Wednesday, May 14, 2008

Mike: Response to Rami's 5/13 Post

OK. Let's follow your agenda for a bit, starting with John 8:1-11

Who doesn't love the story? It appeals to us in a number of ways: the shift from condemnation to empathy-driven response; the confounding of wrong-headed religious authority by its challenger Jesus; the drama of the story itself; and the phrase that has become part of our culture ("Let him who is without sin cast the first stone.").

To the best of my knowledge, all major modern commentaries assume the story was added to John's Gospel. Many skip it altogether, others deal with it in footnotes or appendices, but all admit it does not quite fit John. At the same time, the story had become embedded in John long before the New Testament canon was debated and finalized. It is part of the canon, and most Christians treat it as such. That is, we assume it "belongs" in John and has something vital to say to us.

Rami, in glancing through several sources, I find few, if any, commentators allude in any way to the penalty of strangulation. Instead, they refer to Deuteronomy and assume stoning remained the penalty. Some say the Mishnah also teaches this was so. On the other hand, Christian commentators nearly always note several issues. For example, the "scribes and Pharisee" present no witnesses, as required by Mosiac law. In addition, the presumably guilty man is strangely absent. Finally, the accusers' words seem to imply that only the woman was to be held accountable.

Obviously, such matters do not square well with first century practice. I do not think the story teller (or inserter) cared much about such things. What is the story's point? Let's unpack the tale and see.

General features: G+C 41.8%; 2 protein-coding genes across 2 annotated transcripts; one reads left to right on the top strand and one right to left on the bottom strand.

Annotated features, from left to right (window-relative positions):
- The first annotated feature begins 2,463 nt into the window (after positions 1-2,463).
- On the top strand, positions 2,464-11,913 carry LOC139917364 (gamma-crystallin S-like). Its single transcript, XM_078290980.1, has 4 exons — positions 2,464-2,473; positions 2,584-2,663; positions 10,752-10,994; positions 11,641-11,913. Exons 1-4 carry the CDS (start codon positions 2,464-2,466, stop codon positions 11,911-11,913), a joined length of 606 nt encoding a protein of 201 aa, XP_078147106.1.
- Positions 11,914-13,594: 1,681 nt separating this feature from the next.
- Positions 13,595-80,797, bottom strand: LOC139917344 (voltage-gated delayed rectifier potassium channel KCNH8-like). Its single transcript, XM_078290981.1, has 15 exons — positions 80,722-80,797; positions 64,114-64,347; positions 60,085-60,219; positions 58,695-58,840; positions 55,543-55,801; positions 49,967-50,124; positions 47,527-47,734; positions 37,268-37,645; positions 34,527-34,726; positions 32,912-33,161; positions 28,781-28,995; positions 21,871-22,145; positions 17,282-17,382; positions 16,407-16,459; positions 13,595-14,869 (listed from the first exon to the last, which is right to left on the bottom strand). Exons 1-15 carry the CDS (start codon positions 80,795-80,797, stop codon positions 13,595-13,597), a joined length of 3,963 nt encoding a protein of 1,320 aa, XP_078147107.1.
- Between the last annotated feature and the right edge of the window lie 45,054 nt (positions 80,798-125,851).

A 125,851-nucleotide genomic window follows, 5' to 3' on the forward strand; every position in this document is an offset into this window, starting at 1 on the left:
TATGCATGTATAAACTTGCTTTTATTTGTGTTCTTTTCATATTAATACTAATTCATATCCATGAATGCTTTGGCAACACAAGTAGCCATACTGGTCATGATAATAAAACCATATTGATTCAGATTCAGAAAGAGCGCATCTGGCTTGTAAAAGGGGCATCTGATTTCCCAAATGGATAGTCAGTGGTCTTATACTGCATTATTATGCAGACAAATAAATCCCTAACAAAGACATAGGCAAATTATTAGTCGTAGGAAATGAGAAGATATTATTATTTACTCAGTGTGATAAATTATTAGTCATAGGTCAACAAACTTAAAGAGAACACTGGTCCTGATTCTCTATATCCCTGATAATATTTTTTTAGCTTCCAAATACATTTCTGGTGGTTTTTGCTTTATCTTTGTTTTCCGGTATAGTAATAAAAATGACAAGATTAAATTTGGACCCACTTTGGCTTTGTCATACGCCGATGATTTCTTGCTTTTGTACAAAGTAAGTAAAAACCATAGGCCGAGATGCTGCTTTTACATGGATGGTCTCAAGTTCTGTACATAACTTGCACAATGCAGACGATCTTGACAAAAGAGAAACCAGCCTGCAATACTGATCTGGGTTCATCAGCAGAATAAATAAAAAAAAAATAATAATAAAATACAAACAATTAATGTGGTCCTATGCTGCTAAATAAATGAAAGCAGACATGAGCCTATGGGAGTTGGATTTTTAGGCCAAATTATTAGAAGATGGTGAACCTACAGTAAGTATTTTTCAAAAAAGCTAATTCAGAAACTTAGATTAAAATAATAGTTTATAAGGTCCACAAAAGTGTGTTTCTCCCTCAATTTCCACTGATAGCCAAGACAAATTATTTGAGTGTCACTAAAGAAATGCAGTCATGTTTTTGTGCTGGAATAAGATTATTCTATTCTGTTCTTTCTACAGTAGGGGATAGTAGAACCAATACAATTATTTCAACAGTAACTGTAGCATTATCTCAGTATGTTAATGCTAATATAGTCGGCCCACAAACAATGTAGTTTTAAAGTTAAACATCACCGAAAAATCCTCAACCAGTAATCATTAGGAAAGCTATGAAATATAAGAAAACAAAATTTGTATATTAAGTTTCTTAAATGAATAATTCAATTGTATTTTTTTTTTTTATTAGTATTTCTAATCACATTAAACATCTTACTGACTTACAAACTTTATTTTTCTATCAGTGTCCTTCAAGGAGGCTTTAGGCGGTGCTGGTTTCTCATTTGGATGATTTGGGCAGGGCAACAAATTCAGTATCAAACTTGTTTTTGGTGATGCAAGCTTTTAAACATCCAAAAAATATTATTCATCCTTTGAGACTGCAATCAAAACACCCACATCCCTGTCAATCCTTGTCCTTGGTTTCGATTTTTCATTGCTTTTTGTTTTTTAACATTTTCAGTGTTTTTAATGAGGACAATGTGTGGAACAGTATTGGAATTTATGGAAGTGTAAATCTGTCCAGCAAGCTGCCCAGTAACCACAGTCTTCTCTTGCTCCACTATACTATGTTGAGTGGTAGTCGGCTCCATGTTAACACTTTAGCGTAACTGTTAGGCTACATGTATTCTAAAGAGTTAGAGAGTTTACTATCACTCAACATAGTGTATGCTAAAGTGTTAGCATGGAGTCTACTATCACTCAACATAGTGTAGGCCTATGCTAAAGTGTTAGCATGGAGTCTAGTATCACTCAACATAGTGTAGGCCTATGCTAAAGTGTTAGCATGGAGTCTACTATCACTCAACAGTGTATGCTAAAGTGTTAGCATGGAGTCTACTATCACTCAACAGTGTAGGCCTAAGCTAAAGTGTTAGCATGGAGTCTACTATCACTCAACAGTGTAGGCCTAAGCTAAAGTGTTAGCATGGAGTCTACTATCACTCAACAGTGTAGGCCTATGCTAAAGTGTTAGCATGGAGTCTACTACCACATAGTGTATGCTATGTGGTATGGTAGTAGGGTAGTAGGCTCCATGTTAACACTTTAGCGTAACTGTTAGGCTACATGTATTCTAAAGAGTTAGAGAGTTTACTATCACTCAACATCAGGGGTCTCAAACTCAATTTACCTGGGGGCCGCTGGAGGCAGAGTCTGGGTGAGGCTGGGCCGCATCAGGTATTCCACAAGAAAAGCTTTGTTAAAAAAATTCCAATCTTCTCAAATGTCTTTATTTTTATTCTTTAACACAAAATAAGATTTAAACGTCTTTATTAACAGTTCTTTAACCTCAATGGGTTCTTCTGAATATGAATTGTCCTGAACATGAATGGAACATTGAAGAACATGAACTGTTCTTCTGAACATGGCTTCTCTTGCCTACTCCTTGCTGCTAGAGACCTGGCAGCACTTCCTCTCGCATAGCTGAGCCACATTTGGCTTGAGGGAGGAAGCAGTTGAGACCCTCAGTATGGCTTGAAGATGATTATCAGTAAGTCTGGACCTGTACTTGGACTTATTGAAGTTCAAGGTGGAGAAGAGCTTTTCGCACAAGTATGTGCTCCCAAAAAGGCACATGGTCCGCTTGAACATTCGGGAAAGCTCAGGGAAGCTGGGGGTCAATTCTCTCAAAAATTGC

A crowd, led by "scribes and Pharisees," drags a woman "caught in adultery" before Jesus for judgment. As the the story makes clear, they don't particulary care about the woman or the case at hand. Their goal is to entrap Jesus, to force him to make a choice between their brand of religious-authority driven justice and some alternative. If Jesus opts to condone their perspective and actions, any threat he presents is defused. On the other hand, if Jesus dares denounce their position, he can more easily be branded dangerous and portrayed as "the enemy." This is classic, cut-throat politics, whether in the first or twenty-first century.

Jesus simply refuses to play the game. In the story, he bends down twice to write on the ground. Some modern commentators argue these actions had well understood implications in the first century world, at least in the Middle East. Writing on the ground would have been recognized as his refusal to engage the matter verbally (as they wanted) or on their terms.

The religious leaders decline to accept his response and press for a verbal response. They want to hear a declaration of judgment: "Stone her," or "Free her." Jesus confounds them all, when he looks up and says, "Let him who is without sin cast the first stone." He changes the grounds of the dispute from "who is to blame and how shall we punish her," to "who among you, indeed, dares claim to be without sin and entitled to pass such judgment?" Even the most respected among the scribes and Pharisees present cannot pass the test. Jesus then writes in the dirt again, signaling that he is finished with them. Recognizing either their own sin, or at least that this encounter is over, the crowd slowly departs.